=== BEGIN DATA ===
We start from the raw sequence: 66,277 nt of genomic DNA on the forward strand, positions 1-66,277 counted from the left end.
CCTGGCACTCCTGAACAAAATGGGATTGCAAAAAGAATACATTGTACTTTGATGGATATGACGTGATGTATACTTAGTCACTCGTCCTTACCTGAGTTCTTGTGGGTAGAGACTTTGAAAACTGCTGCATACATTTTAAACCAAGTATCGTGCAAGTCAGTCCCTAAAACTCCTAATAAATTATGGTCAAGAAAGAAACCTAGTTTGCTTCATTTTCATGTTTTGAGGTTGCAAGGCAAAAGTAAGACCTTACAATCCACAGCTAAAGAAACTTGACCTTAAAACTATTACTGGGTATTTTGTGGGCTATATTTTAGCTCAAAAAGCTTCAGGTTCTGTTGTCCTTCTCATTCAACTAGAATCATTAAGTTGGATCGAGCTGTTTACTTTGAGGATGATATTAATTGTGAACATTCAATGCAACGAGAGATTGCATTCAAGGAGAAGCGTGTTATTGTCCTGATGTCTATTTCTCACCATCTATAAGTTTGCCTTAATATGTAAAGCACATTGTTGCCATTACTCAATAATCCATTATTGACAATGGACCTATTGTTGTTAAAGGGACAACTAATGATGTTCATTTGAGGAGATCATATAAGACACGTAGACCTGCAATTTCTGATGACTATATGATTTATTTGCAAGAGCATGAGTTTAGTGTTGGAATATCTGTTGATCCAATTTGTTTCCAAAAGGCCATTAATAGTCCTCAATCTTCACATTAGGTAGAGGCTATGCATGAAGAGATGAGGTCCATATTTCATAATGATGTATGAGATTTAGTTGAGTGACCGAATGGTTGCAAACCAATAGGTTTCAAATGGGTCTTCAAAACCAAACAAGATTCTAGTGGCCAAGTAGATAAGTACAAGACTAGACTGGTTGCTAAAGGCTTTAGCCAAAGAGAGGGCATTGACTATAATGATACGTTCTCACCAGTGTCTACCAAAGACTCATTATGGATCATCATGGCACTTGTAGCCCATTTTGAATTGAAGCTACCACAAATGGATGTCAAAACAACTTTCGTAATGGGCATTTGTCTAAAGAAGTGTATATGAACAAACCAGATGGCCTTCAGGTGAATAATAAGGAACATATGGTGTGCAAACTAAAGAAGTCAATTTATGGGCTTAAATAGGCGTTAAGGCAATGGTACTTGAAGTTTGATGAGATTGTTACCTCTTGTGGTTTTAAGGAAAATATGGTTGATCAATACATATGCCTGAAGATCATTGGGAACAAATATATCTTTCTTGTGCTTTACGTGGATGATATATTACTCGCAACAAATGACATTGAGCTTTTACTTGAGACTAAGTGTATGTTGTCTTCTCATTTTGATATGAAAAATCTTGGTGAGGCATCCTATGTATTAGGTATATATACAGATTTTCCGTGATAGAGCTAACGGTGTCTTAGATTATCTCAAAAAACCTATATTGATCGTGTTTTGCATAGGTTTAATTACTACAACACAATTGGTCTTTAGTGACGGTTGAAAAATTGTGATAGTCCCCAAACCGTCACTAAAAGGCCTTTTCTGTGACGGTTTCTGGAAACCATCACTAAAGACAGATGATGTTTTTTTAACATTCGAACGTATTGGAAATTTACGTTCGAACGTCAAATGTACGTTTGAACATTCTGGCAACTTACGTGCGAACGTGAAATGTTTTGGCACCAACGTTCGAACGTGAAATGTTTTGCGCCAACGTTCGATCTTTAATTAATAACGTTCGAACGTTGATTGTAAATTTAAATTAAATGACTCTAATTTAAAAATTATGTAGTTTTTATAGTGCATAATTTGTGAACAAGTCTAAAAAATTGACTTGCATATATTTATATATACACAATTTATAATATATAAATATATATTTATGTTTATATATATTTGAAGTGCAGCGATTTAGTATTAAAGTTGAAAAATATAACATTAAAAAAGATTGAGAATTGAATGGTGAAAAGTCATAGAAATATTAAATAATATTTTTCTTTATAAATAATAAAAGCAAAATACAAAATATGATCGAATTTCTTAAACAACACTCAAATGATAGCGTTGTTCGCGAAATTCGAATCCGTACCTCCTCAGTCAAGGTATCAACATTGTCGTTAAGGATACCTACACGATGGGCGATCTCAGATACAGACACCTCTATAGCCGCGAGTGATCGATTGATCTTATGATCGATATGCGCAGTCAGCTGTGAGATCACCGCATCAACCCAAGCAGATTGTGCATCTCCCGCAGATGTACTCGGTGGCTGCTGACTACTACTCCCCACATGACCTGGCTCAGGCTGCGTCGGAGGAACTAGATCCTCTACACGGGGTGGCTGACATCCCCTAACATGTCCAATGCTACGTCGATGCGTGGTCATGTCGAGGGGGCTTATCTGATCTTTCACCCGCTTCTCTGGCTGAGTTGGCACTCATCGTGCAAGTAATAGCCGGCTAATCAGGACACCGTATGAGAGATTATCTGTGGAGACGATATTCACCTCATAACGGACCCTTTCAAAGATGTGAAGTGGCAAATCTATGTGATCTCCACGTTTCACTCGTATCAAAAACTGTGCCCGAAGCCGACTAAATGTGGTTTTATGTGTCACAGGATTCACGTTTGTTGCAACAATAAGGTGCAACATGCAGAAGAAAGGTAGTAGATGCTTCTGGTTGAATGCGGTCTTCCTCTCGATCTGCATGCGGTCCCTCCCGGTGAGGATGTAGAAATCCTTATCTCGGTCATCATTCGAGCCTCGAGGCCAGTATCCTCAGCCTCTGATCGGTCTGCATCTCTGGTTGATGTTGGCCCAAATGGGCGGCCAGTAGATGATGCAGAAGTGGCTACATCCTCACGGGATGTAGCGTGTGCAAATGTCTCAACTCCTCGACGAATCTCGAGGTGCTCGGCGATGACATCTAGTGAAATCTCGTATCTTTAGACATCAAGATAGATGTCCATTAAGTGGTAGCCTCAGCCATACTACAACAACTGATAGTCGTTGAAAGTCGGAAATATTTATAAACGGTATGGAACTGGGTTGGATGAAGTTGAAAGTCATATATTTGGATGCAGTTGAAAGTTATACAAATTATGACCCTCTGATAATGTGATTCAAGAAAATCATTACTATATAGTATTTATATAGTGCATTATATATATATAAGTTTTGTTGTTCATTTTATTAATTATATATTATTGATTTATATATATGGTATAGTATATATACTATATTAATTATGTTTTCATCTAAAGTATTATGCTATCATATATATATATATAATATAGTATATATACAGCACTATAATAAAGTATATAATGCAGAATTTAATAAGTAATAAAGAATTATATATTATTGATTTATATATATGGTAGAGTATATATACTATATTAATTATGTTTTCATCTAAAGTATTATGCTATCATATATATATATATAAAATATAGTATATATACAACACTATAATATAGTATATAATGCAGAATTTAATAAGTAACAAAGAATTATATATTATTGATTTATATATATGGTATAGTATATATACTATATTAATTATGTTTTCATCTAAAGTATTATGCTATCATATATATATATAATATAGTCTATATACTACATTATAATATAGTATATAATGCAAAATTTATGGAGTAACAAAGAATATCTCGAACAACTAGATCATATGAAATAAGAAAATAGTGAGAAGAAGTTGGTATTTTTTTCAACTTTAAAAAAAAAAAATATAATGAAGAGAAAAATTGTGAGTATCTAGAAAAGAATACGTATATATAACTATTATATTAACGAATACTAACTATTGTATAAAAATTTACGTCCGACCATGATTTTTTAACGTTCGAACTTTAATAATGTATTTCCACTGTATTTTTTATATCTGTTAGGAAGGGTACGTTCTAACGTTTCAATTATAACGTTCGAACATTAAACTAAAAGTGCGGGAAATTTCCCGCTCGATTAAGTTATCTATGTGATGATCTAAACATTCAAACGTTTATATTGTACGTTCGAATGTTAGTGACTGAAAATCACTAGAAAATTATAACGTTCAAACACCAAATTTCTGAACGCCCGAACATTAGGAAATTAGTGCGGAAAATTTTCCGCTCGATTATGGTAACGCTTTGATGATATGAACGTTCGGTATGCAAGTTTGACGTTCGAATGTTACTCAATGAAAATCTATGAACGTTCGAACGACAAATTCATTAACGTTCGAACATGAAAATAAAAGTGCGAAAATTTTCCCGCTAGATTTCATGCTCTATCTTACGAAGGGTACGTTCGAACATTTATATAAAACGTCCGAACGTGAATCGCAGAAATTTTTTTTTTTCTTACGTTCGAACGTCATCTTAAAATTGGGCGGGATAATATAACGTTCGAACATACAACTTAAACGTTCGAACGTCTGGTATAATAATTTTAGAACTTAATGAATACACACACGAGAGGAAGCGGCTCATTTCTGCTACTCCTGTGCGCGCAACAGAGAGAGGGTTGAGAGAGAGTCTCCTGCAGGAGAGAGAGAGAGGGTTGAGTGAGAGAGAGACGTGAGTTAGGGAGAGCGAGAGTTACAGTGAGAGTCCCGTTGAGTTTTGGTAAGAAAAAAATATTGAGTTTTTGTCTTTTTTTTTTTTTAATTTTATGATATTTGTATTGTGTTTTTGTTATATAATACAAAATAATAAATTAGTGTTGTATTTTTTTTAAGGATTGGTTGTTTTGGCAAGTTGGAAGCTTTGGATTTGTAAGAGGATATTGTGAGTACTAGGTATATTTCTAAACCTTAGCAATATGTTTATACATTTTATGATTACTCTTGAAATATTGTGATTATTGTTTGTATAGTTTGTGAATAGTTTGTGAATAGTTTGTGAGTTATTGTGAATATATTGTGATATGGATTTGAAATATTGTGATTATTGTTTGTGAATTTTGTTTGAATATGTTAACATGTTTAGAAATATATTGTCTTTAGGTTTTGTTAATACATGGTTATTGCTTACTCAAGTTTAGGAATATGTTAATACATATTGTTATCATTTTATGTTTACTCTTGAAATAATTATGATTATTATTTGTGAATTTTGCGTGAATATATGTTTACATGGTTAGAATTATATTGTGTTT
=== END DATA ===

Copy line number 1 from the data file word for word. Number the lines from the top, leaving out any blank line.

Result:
We start from the raw sequence: 66,277 nt of genomic DNA on the forward strand, positions 1-66,277 counted from the left end.